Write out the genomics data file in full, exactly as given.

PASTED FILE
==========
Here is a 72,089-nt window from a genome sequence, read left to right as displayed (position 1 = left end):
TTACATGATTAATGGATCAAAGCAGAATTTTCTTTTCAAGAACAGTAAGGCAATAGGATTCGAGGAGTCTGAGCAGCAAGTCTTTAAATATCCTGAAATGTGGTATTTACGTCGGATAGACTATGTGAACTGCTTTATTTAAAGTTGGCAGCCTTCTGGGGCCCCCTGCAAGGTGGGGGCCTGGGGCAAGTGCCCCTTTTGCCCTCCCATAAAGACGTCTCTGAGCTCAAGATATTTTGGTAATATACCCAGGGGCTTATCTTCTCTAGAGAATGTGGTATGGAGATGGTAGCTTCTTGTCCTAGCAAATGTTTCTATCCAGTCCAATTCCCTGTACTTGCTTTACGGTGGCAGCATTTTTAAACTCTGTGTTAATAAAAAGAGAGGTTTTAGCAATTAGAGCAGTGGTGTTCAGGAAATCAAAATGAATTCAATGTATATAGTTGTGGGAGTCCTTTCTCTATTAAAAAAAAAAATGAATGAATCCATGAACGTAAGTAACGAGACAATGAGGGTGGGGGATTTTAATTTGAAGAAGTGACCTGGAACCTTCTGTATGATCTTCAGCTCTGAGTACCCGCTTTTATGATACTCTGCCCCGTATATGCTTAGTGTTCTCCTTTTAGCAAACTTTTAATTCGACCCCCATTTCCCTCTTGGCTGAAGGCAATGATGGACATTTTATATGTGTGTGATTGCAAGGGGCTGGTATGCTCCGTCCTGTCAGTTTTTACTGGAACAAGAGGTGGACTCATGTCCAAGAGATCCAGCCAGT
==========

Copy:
Here is a 72,089-nt window from a genome sequence, read left to right as displayed (position 1 = left end):
TTACATGATTAATGGATCAAAGCAGAATTTTCTTTTCAAGAACAGTAAGGCAATAGGATTCGAGGAGTCTGAGCAGCAAGTCTTTAAATATCCTGAAATGTGGTATTTACGTCGGATAGACTATGTGAACTGCTTTATTTAAAGTTGGCAGCCTTCTGGGGCCCCCTGCAAGGTGGGGGCCTGGGGCAAGTGCCCCTTTTGCCCTCCCATAAAGACGTCTCTGAGCTCAAGATATTTTGGTAATATACCCAGGGGCTTATCTTCTCTAGAGAATGTGGTATGGAGATGGTAGCTTCTTGTCCTAGCAAATGTTTCTATCCAGTCCAATTCCCTGTACTTGCTTTACGGTGGCAGCATTTTTAAACTCTGTGTTAATAAAAAGAGAGGTTTTAGCAATTAGAGCAGTGGTGTTCAGGAAATCAAAATGAATTCAATGTATATAGTTGTGGGAGTCCTTTCTCTATTAAAAAAAAAAATGAATGAATCCATGAACGTAAGTAACGAGACAATGAGGGTGGGGGATTTTAATTTGAAGAAGTGACCTGGAACCTTCTGTATGATCTTCAGCTCTGAGTACCCGCTTTTATGATACTCTGCCCCGTATATGCTTAGTGTTCTCCTTTTAGCAAACTTTTAATTCGACCCCCATTTCCCTCTTGGCTGAAGGCAATGATGGACATTTTATATGTGTGTGATTGCAAGGGGCTGGTATGCTCCGTCCTGTCAGTTTTTACTGGAACAAGAGGTGGACTCATGTCCAAGAGATCCAGCCAGT